MDMA reports were characterized by relatively affective language. This was consistent with other natural language processing-based research (Bedi et al. 2014), and in part due to a high proportion of positive emotion words, consistent with findings from previous LIWC-based experimental research (Bedi et al. 2014; Wardle & de Wit 2014). MDMA reports also featured a relatively high proportion of negative emotion words, which is inconsistent with the results reported by Wardle and de Wit (2014), who found no differences between MDMA and placebo on negative emotion word frequency. In other research, there were mixed results as MDMA was associated not only with increased anxiety but also with decreased recognition of specific negative emotions (sadness and anger) in photos of human faces (Kirkpatrick et al. 2014). There also were a relatively high proportion of cognitive process words and the lowest score on the analytical thinking variable. The cognitive process words finding is interesting, because previous research has demonstrated cognitive decrements due to MDMA (Parrott & Lasky 1998). Thus, it could be that writers were aware of their cognitive difficulties, and writing about this in the reports increased the frequency of cognitive process words. The analytical thinking variable finding indicates that MDMA reports were associated with language rich in personal pronouns, impersonal pronouns, auxiliary verbs, conjunctions, adverbs, and negations and low in articles and prepositions (Pennebaker et al. 2014). This represents a more dynamic and personal, as opposed to analytical and impersonal narration style; potentially due to intensified emotional states on MDMA. Lastly, of all the psychedelic substance report groups, MDMA reports featured the least semantic similarity with Hood’s mystical experience scale (comparable to antidepressant reports), which seems consistent with previous research results (Lyvers & Meester 2012).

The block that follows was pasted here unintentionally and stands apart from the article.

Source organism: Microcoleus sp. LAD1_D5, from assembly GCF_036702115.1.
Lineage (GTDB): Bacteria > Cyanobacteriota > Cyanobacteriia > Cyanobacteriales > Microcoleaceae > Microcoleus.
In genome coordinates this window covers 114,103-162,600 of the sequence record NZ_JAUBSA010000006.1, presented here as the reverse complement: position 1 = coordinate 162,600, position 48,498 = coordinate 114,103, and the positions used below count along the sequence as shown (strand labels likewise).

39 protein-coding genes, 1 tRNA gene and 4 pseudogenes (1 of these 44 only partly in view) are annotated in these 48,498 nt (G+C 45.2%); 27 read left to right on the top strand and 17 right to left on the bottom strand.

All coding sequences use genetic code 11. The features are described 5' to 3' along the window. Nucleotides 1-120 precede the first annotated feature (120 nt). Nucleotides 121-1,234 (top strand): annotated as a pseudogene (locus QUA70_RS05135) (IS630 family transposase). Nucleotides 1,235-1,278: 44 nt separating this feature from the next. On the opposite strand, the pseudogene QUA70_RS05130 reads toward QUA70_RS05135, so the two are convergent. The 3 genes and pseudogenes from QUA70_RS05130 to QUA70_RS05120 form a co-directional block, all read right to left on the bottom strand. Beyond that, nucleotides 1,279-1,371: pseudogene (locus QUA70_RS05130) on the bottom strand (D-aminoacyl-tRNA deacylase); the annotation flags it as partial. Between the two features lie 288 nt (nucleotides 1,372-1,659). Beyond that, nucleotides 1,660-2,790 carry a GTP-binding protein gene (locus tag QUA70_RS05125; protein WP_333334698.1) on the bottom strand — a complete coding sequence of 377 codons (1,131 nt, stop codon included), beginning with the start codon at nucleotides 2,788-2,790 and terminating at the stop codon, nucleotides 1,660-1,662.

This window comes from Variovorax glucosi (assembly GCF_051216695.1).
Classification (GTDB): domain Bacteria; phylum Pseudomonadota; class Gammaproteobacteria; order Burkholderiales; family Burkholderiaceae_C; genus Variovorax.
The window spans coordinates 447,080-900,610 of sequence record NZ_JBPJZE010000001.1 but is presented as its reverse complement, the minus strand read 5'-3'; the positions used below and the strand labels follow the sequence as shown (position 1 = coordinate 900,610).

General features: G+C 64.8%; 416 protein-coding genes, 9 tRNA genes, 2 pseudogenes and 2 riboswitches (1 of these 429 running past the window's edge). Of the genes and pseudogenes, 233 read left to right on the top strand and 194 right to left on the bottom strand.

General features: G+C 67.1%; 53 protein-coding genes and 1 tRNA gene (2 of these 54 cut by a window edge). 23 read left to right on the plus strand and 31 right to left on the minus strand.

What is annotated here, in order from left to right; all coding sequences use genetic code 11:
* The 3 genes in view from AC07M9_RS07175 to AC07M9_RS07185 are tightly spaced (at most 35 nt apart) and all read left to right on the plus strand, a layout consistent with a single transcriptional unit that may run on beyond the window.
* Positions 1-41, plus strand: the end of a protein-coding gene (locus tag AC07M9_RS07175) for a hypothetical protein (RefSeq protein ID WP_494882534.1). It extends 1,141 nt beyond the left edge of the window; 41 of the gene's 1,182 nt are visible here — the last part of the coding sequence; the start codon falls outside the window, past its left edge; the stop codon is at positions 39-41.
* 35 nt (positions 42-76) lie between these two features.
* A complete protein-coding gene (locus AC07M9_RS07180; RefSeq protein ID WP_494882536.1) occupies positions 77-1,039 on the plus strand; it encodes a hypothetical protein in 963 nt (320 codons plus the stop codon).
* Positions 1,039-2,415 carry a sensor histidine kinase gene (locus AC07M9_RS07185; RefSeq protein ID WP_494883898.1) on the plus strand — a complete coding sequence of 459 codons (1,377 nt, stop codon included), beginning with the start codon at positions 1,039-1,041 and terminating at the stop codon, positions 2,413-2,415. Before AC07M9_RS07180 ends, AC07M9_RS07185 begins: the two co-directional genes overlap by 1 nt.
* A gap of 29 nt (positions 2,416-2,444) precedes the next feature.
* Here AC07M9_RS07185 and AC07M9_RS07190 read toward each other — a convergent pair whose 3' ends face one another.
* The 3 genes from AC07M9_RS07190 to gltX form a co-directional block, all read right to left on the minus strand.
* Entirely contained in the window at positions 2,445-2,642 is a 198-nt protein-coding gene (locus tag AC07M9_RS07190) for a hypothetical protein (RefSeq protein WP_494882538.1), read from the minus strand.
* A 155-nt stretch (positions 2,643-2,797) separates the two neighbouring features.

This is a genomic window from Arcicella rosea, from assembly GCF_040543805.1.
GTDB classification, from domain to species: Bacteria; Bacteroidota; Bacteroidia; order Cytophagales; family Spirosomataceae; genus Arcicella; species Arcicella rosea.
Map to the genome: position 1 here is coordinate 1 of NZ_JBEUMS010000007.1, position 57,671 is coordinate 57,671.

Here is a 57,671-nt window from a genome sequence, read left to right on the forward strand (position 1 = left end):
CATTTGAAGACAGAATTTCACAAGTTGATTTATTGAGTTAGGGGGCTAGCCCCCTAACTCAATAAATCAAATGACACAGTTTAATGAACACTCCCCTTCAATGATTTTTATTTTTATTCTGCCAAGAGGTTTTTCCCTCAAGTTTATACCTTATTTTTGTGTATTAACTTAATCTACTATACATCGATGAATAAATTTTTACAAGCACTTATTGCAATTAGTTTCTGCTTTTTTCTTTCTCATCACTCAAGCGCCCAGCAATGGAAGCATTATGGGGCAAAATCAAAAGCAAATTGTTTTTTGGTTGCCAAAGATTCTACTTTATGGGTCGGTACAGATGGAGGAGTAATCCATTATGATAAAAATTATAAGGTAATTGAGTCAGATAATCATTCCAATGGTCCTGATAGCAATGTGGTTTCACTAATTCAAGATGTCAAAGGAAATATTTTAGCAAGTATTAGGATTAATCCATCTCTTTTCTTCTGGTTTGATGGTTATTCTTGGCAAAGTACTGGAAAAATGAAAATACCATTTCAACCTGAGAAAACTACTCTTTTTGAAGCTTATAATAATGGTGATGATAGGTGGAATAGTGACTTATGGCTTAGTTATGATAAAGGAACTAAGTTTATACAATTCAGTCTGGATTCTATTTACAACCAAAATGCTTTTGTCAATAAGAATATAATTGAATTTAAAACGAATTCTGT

Psilocybin mushroom reports were not on the extreme ends of any outcome variable. Notably, they featured less affective language than MDMA (also on positive emotion words) and antidepressant reports (due to negative emotion and sadness words, as the reverse was true for positive emotion words) but more than Ayahuasca and DMT (also on negative emotion and sadness words) and ketamine reports (also on positive emotion and anxiety words). There also was a lower proportion of cognitive process words than in MDMA, ketamine, and antidepressant reports and a higher analytical thinking score than in MDMA and antidepressant reports. There was more semantic similarity to Hood’s mysticism scale relative to MDMA and antidepressant reports but less similarity relative to Ayahuasca and DMT and LSD reports, as well as less similarity to the OAV scale relative to Ayahuasca and DMT reports. One could compare these results to those of a survey study of individuals who had a God encounter (Griffiths et al. 2019), which found that psilocybin-induced God encounters reportedly featured less strong and less frequent complete mystical experiences than DMT-induced encounters (whereas there was no difference to LSD and Ayahuasca experiences; Griffiths et al. 2019).